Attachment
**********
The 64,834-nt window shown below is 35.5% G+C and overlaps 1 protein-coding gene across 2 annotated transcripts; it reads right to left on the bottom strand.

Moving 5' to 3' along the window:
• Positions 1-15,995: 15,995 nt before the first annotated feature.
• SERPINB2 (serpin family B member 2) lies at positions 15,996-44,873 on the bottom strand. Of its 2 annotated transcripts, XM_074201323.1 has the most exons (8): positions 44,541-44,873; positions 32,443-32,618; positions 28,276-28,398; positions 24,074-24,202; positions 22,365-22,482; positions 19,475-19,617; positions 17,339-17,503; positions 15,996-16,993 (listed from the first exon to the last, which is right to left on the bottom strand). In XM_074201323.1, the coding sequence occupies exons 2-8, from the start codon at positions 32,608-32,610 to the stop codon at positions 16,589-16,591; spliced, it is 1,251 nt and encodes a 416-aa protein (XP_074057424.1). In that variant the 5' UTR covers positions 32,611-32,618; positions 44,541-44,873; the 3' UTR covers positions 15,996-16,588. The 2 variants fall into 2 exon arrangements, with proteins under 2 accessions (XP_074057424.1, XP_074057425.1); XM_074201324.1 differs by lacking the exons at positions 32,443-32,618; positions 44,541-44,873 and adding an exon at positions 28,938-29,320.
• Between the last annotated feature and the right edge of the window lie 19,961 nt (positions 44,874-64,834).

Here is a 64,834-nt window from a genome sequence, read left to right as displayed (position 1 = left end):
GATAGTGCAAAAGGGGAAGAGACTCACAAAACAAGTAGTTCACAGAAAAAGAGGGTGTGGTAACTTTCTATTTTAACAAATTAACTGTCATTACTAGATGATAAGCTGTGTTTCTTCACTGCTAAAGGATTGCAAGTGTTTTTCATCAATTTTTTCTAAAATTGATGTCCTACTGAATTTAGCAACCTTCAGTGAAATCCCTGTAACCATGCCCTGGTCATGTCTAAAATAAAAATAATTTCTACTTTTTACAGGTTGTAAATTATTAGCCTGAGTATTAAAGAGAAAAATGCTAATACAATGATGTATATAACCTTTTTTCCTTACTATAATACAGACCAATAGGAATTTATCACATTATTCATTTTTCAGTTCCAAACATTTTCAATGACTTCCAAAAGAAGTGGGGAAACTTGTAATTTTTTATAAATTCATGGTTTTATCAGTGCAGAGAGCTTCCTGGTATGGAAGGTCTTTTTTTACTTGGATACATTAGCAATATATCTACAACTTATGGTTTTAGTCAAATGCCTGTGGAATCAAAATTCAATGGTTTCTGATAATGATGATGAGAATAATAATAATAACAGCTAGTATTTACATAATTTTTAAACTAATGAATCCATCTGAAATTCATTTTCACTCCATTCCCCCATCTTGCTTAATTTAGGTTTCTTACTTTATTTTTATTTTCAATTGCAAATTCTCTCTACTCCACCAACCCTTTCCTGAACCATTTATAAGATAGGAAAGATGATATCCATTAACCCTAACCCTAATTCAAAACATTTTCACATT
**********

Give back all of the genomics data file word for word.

The 64,834-nt window shown below is 35.5% G+C and overlaps 1 protein-coding gene across 2 annotated transcripts; it reads right to left on the bottom strand.

Moving 5' to 3' along the window:
• Positions 1-15,995: 15,995 nt before the first annotated feature.
• SERPINB2 (serpin family B member 2) lies at positions 15,996-44,873 on the bottom strand. Of its 2 annotated transcripts, XM_074201323.1 has the most exons (8): positions 44,541-44,873; positions 32,443-32,618; positions 28,276-28,398; positions 24,074-24,202; positions 22,365-22,482; positions 19,475-19,617; positions 17,339-17,503; positions 15,996-16,993 (listed from the first exon to the last, which is right to left on the bottom strand). In XM_074201323.1, the coding sequence occupies exons 2-8, from the start codon at positions 32,608-32,610 to the stop codon at positions 16,589-16,591; spliced, it is 1,251 nt and encodes a 416-aa protein (XP_074057424.1). In that variant the 5' UTR covers positions 32,611-32,618; positions 44,541-44,873; the 3' UTR covers positions 15,996-16,588. The 2 variants fall into 2 exon arrangements, with proteins under 2 accessions (XP_074057424.1, XP_074057425.1); XM_074201324.1 differs by lacking the exons at positions 32,443-32,618; positions 44,541-44,873 and adding an exon at positions 28,938-29,320.
• Between the last annotated feature and the right edge of the window lie 19,961 nt (positions 44,874-64,834).

Here is a 64,834-nt window from a genome sequence, read left to right as displayed (position 1 = left end):
GATAGTGCAAAAGGGGAAGAGACTCACAAAACAAGTAGTTCACAGAAAAAGAGGGTGTGGTAACTTTCTATTTTAACAAATTAACTGTCATTACTAGATGATAAGCTGTGTTTCTTCACTGCTAAAGGATTGCAAGTGTTTTTCATCAATTTTTTCTAAAATTGATGTCCTACTGAATTTAGCAACCTTCAGTGAAATCCCTGTAACCATGCCCTGGTCATGTCTAAAATAAAAATAATTTCTACTTTTTACAGGTTGTAAATTATTAGCCTGAGTATTAAAGAGAAAAATGCTAATACAATGATGTATATAACCTTTTTTCCTTACTATAATACAGACCAATAGGAATTTATCACATTATTCATTTTTCAGTTCCAAACATTTTCAATGACTTCCAAAAGAAGTGGGGAAACTTGTAATTTTTTATAAATTCATGGTTTTATCAGTGCAGAGAGCTTCCTGGTATGGAAGGTCTTTTTTTACTTGGATACATTAGCAATATATCTACAACTTATGGTTTTAGTCAAATGCCTGTGGAATCAAAATTCAATGGTTTCTGATAATGATGATGAGAATAATAATAATAACAGCTAGTATTTACATAATTTTTAAACTAATGAATCCATCTGAAATTCATTTTCACTCCATTCCCCCATCTTGCTTAATTTAGGTTTCTTACTTTATTTTTATTTTCAATTGCAAATTCTCTCTACTCCACCAACCCTTTCCTGAACCATTTATAAGATAGGAAAGATGATATCCATTAACCCTAACCCTAATTCAAAACATTTTCACATT